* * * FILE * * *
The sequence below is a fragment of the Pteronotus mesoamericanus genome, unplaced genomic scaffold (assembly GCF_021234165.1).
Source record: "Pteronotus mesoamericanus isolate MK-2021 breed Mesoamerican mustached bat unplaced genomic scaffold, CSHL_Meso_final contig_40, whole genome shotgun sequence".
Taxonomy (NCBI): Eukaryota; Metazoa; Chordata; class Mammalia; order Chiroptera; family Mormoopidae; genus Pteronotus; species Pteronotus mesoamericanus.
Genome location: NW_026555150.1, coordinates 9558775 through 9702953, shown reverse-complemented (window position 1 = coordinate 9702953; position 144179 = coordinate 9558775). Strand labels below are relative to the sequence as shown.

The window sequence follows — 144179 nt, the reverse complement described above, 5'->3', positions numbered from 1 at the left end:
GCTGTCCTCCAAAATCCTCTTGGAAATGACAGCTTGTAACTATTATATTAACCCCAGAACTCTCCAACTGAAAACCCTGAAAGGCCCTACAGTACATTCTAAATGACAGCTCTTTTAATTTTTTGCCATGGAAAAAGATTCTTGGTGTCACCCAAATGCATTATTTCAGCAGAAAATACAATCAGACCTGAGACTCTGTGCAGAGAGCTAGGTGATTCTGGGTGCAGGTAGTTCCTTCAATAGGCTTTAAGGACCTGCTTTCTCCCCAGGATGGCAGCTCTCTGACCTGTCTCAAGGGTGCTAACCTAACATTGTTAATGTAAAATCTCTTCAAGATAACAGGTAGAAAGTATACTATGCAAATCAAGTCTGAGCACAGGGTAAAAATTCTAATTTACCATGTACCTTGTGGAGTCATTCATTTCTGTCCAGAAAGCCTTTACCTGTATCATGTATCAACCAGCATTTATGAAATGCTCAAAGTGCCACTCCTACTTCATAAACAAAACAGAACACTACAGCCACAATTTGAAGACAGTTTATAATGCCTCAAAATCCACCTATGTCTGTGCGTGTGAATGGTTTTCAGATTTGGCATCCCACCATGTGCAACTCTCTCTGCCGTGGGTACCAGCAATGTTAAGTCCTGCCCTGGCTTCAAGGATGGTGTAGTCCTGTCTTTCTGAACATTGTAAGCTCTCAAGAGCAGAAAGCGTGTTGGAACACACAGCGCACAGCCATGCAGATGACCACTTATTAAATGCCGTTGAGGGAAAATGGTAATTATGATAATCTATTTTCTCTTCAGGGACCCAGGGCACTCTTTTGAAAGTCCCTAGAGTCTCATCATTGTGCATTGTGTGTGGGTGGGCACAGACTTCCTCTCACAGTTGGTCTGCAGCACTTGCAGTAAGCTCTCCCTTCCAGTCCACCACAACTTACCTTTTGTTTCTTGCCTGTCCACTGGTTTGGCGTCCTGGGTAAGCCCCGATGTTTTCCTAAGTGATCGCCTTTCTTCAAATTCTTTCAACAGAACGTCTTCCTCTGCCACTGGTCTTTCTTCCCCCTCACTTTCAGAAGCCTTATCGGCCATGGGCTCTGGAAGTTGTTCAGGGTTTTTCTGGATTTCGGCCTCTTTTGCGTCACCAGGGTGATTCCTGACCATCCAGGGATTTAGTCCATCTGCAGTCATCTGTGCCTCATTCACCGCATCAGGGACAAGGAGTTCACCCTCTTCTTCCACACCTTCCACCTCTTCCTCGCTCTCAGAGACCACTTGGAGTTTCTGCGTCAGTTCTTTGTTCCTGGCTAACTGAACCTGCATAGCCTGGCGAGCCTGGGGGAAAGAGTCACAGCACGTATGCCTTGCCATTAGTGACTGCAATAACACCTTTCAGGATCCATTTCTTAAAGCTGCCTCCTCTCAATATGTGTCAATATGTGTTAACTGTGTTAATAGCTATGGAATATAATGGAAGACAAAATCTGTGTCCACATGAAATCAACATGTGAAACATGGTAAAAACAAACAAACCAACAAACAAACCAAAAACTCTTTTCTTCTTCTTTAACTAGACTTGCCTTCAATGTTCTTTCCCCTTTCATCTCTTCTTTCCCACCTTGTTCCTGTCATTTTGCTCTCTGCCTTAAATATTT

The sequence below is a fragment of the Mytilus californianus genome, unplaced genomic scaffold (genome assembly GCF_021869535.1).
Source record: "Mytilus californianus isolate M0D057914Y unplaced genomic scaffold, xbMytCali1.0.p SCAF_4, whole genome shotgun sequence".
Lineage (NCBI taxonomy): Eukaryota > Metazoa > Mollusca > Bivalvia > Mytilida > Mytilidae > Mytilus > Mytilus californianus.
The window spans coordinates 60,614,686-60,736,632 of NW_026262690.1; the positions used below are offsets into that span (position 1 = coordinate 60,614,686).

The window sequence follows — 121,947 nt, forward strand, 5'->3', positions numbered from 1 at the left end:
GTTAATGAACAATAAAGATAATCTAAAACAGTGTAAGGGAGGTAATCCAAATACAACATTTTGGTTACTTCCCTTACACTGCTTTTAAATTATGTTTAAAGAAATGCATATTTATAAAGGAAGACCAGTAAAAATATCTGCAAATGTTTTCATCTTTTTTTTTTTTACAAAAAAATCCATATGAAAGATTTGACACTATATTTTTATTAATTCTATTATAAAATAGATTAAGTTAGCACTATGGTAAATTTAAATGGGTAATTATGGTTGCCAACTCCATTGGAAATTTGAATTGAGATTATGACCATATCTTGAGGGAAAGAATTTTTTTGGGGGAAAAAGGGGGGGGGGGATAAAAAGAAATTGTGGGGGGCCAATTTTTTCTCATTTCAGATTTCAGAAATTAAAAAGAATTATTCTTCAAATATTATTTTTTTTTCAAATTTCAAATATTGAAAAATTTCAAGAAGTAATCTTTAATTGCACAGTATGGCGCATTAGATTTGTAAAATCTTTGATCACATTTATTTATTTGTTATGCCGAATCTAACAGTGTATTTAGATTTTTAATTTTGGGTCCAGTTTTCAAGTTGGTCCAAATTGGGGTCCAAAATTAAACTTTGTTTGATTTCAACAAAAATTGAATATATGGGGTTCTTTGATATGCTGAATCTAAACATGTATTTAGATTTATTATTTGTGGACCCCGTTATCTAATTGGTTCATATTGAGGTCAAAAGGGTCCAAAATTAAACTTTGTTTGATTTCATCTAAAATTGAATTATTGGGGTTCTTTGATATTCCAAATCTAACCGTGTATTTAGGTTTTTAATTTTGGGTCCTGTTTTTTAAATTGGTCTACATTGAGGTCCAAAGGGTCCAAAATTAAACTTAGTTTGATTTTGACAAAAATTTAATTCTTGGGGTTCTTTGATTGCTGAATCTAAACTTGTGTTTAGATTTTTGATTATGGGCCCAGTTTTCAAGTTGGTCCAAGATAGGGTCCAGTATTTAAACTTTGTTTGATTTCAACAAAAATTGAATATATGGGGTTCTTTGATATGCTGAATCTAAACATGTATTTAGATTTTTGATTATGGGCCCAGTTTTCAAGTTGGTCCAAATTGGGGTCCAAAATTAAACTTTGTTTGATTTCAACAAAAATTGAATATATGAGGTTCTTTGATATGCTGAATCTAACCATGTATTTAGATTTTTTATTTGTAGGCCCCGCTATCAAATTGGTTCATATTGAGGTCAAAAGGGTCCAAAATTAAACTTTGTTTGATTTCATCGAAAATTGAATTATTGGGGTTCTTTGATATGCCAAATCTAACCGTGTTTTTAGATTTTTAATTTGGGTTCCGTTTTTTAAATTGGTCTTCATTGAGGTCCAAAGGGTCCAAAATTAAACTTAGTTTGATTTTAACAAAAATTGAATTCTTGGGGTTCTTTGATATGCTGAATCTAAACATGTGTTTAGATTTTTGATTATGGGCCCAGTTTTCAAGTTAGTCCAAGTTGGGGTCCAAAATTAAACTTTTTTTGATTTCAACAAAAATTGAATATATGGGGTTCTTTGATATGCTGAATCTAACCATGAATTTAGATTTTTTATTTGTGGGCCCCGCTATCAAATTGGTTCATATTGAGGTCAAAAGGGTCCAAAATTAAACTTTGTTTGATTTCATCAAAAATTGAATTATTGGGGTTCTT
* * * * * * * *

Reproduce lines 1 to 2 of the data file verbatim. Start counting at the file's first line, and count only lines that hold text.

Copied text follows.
The sequence below is a fragment of the Pteronotus mesoamericanus genome, unplaced genomic scaffold (assembly GCF_021234165.1).
Source record: "Pteronotus mesoamericanus isolate MK-2021 breed Mesoamerican mustached bat unplaced genomic scaffold, CSHL_Meso_final contig_40, whole genome shotgun sequence".